Memory care patients have their own challenges in dealing with COVID-19. “With Alzheimers especially, routine is important,” Christine Selmer, director of the Monadnock Adult Care Center in Jaffrey said. The care center typically hosts between 20 and 25 of its 50 overall clients on any given day. It closed on March 16, and has switched to providing services by calling and checking on clients at their residences.

Staff have noticed check-in calls getting longer because some clients are feeling lonely and isolated.. “A lot of them are watching TV and trying to process it. . . . This is very unnerving,” for people who lived through hard times before, she said. “We notice it in their talking, but talking it out has been hugely beneficial,” she said, and some clients call in to chat as well. Others are having a hard time understanding what’s happening. One client asks why they’re not open if not for a snow cancellation, Selmer said.

Getting an eye on the client is the most important thing right now, Selmer said. “They can tell you they’re doing good, but seeing is believing,” she said, especially for clients with additional conditions like diabetes. The staff is making visits in the center’s “Happy Bus,” which is familiar to clients who would usually ride it. They brought clients pansies one day, and are moving into bringing them picnic lunches and activity bags tailored to each person, so they can get some more nutritious food than they might otherwise have.

Without their regular schedule, some of their clients have stopped grooming themselves. In the second and third week of check-ins, staff members noticed some clients hadn’t bathed or shaved, or hadn’t put their dentures in. “They don’t know what day it is . . . all the days are kind of rolling together,” she said, although noting that she herself has felt the same as of late. She said they’re looking into increasing visits from one to two times a week.

Clients living with family members are faring better, overall, she said, but nobody is too isolated. Other clients, like a man who recently turned 95, have no family but a huge social network to check in on them, she said. “He deserves a parade,” she said, and that the staff, in masks and gloves, handed him over a card and an Easter lily in lieu of a traditional party.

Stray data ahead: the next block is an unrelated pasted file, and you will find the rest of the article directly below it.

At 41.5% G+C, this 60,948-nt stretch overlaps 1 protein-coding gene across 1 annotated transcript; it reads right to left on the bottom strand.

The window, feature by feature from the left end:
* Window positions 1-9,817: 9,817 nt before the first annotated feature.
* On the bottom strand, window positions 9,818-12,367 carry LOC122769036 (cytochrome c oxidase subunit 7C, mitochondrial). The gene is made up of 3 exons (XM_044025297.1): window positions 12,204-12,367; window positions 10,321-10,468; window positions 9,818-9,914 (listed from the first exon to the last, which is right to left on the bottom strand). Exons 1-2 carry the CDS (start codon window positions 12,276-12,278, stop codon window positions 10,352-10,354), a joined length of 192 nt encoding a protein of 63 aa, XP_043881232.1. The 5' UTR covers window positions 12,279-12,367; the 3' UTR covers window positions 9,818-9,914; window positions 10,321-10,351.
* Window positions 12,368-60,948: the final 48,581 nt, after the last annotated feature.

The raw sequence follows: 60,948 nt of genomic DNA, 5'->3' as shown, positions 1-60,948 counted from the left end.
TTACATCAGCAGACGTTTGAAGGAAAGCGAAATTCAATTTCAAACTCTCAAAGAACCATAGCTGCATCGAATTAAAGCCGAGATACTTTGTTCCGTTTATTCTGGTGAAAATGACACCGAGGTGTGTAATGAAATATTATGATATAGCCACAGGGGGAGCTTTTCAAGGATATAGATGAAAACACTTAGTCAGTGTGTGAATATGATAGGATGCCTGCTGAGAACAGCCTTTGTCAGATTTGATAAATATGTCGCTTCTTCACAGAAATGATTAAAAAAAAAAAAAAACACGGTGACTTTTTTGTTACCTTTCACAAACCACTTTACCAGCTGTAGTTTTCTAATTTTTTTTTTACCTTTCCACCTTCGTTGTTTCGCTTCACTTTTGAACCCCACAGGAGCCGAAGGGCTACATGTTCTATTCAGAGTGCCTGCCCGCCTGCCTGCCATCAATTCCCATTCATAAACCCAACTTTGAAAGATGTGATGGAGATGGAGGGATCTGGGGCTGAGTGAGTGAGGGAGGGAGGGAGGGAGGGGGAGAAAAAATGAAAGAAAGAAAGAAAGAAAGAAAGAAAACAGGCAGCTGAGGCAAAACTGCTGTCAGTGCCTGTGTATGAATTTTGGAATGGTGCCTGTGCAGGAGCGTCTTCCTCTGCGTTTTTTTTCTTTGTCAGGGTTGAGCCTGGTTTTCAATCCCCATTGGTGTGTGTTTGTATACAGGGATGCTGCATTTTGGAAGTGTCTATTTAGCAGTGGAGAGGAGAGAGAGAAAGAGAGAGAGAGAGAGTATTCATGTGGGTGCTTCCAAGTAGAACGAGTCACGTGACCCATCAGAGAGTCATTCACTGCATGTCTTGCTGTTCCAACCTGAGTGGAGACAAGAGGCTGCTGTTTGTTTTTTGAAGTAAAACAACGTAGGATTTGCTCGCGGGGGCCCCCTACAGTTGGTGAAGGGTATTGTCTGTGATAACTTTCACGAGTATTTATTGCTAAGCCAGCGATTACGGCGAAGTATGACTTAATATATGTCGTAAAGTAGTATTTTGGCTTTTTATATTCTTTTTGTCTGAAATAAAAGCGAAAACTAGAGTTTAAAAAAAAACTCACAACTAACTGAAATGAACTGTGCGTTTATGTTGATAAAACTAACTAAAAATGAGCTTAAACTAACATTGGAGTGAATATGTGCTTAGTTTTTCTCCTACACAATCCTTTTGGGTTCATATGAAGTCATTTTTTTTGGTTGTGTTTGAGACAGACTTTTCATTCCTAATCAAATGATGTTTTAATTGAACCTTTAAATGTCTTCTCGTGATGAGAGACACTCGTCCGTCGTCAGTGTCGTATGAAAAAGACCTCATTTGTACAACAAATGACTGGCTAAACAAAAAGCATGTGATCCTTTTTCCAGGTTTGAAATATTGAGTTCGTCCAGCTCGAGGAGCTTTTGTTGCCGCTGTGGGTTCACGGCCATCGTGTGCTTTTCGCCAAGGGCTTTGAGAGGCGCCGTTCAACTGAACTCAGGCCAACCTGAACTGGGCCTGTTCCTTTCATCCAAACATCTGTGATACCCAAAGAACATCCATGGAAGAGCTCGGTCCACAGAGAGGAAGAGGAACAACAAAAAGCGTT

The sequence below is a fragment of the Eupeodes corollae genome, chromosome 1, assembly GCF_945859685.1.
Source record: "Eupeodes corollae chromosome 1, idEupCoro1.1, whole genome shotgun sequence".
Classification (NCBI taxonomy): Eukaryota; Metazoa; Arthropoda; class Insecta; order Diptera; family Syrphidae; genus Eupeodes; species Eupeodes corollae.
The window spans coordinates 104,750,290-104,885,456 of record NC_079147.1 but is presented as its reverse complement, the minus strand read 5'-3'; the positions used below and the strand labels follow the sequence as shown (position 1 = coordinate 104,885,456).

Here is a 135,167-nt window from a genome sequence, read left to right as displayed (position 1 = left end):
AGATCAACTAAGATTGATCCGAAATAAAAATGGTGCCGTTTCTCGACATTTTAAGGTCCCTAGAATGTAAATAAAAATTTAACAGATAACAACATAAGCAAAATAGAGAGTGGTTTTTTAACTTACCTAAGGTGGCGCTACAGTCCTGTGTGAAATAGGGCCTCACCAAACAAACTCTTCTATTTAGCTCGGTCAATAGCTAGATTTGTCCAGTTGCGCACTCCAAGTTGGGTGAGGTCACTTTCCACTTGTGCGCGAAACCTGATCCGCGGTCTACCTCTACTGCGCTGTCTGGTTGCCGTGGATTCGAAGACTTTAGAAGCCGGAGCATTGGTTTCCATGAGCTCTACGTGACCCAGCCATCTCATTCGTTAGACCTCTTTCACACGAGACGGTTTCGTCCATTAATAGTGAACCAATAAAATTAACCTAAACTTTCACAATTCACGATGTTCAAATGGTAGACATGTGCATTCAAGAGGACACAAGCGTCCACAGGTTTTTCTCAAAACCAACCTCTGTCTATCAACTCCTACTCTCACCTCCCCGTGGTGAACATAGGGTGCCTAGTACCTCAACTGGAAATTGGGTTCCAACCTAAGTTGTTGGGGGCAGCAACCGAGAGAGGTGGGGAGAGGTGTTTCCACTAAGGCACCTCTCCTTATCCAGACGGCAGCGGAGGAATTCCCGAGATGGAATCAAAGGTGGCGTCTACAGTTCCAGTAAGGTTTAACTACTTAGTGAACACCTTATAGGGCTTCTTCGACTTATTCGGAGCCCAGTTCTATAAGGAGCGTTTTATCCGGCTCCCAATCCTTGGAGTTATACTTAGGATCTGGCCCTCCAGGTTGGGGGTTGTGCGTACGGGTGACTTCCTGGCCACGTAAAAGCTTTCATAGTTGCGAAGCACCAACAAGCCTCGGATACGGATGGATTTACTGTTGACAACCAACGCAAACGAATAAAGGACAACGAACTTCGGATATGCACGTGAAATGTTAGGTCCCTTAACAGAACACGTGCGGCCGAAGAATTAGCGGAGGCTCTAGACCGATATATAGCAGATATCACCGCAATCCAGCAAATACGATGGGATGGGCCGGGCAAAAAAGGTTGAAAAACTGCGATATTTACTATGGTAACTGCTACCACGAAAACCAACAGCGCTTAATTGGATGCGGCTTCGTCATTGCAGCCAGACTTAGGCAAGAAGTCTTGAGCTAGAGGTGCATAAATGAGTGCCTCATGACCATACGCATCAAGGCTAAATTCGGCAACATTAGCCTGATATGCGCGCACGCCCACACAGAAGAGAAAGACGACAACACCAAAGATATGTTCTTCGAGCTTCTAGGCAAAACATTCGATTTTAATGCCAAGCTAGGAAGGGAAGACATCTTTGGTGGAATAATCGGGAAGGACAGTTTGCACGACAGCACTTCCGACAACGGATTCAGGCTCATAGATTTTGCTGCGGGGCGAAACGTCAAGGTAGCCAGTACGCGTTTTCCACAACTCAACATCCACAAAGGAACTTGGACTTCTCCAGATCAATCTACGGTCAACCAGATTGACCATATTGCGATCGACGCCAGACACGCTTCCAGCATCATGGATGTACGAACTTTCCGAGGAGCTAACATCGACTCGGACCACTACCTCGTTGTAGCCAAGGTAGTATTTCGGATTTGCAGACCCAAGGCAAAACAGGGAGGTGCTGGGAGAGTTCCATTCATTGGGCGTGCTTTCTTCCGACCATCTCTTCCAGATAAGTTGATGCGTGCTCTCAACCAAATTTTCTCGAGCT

The Adult Care Center is working out how it will look to reopen eventually, Selmer said, although she believes they’ll be one of the last business types to be allowed to do so. “Getting someone with Alzheimer’s to wear a mask is going to be a challenge,” she said, and they’re taking their lead from the DHHS to figure out how to operate. She figured that, after an initial reintroduction period, most of her clients will get right back into the routine.

If you’re experiencing isolation, it’s most important to make sure your basic needs are met, Erb said, and then to try to establish some kind of regular routine, prioritizing sleep, hydration and nutrition. There are a number of ways for residents or family members to help elders, Erb said, even if visiting in person isn’t an option right now.

Phone calls are a good way for neighbors, and family members to help elderly residents who might be feeling isolated, Erb said. Especially with someone feeling agitated about the current situation, it can be helpful just to listen, reflect back and help the person identify what they need most in the moment, she said, and connect them with a service or medical program if it seems warranted. Monadnock At Home is one local organization running organized check-in calls, and volunteers can sign up at 371-0809. Any resident with concerns about an elderly neighbor can express their concerns to the Bureau of Elderly and Adult Services. Out-of-state family members can call 211 on a New Hampshire resident’s behalf, Erb said, or research what local markets deliver to home, or other community services a resident could receive if their normal caregiving routine has been disrupted.

These articles are being shared by partners in The Granite State News Collaborative. For more information visit collaborativenh.org.